A vital issue in making the country’s energy supply more sustainable is funding. Financing gets new, potentially useful green technologies out of the development phase and into the market place. Further, they fund the improvement of technologies to make them more efficient and economically viable.
Some funding avenues in South Africa include government projects, natural market forces, and personal equity.
SA Renewable Energy Programme
One significant program to keep an eye out for in South Africa right now is the government’s Renewable Energy Programme for Independent Power Producers (IPPs). The large program was initiated in 2011 to select contractors, both local and international, to contribute 3 725 megawatts (MW) to the energy grid over the next few years, generated from renewable energy sources, mostly from solar and wind energy. There are already some massive projects in place, and when all is said in done, they’ll all come up to R100 billion.
For instance, a consortium led by Solar Reserve has procured funding for three projects, which will total 238 MW altogether, and account for a whopping 20 percent share of the country’s solar energy market.
The cycle of market forces
Market forces are one way of naturally funding the research and development for new sustainable technology. Technology gets better and cheaper to manufacture, thus becomes more in demand, therefore more economically viable, and as such evokes more funding. For instance, the costs of solar technology has just about halved in the last two years, and has become more efficient. More people therefore are open to utilising solar panels, making them more in demand and more profitable, and as such more economically viable to invest in. And so technology will improve even more.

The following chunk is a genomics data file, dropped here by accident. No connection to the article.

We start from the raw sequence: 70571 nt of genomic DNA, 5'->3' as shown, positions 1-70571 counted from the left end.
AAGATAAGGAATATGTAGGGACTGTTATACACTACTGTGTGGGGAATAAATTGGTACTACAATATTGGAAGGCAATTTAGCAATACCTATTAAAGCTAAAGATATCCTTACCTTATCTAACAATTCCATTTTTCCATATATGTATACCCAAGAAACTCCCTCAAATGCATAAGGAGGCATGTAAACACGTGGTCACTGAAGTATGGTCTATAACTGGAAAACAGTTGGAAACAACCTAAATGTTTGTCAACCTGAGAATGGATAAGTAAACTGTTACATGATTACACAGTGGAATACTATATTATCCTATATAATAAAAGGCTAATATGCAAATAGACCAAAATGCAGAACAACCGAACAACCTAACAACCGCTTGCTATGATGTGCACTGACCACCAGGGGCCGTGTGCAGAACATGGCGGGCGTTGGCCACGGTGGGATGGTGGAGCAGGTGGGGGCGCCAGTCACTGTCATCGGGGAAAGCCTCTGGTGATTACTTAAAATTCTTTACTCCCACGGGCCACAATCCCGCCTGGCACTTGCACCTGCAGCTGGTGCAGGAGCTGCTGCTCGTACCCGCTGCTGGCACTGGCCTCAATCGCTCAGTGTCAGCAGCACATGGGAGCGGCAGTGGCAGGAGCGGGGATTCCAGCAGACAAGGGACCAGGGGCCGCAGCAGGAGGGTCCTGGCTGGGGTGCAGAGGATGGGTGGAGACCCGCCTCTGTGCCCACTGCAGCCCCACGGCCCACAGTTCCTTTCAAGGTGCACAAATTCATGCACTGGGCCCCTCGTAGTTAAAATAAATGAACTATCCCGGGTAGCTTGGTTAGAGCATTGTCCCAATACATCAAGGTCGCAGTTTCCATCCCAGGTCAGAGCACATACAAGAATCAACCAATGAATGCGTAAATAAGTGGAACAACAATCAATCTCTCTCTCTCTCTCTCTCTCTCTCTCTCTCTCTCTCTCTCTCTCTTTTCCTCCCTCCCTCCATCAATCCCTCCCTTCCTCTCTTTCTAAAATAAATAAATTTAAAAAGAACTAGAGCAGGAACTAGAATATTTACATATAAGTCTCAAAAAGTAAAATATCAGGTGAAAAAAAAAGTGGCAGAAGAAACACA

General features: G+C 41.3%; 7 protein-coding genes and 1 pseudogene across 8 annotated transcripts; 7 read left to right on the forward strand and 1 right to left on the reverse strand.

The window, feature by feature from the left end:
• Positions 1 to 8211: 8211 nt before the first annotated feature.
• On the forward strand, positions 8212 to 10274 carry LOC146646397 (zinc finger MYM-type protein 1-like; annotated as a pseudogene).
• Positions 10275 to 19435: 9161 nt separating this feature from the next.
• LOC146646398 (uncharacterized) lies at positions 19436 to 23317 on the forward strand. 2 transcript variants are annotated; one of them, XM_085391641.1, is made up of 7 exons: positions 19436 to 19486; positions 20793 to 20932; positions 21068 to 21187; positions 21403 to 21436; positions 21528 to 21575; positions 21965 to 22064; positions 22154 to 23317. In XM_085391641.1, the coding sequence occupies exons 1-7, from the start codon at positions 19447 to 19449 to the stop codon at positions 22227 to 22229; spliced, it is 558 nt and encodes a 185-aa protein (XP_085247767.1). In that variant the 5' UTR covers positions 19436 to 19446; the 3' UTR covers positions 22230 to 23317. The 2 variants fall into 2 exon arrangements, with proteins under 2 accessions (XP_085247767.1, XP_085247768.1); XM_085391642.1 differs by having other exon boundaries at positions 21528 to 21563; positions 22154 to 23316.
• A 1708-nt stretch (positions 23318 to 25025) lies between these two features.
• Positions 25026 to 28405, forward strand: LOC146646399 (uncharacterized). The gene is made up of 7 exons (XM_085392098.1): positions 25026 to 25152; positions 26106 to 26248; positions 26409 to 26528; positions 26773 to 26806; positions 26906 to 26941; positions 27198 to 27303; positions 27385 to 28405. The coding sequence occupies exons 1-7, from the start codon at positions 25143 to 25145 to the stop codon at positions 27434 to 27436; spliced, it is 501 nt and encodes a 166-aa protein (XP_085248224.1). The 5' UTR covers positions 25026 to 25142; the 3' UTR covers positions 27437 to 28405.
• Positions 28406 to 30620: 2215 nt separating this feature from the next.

The problem is getting technology developed to the point that it is marketable and can be commercialised. And so market forces by themselves are not enough to drive green industry forward.
Funding from the private sector may be what we need to kick the renewable energy industry in high gear. However, because this industry is generally perceived as a more risky investment, and is typically less competitive than conventional energies, we also need government subsidy or regulatory incentives in place to generate funding from the private sector.
Thankfully, there does seem to be a trend towards this. The lack of sufficient energy infrastructure and the move by policymakers and regulators towards alternative energy sources have created a compelling opportunity for South African private equity to invest in renewable energy. More and more, business or personal loans in South Africa go towards funding a greener energy supply grid.
However, more factors need to be taken into account. Personal funding is not simply a matter of taking out business or personal loans in South Africa. There are certain additional attributes that require additional analysis and investigation. Such as the influence of policy and regulation on the feasibility of an investment, like the legal basis and durability of any grants, subsidies, credit enhancement programmes, and carbon or tax credits.
Queenie Bates is an avid writer and researcher, with a particular interest in the area of sustainability. She tries to stay up to date by researching energy videos and whitepapers, and anything else interesting she can find on the Internet. Image source
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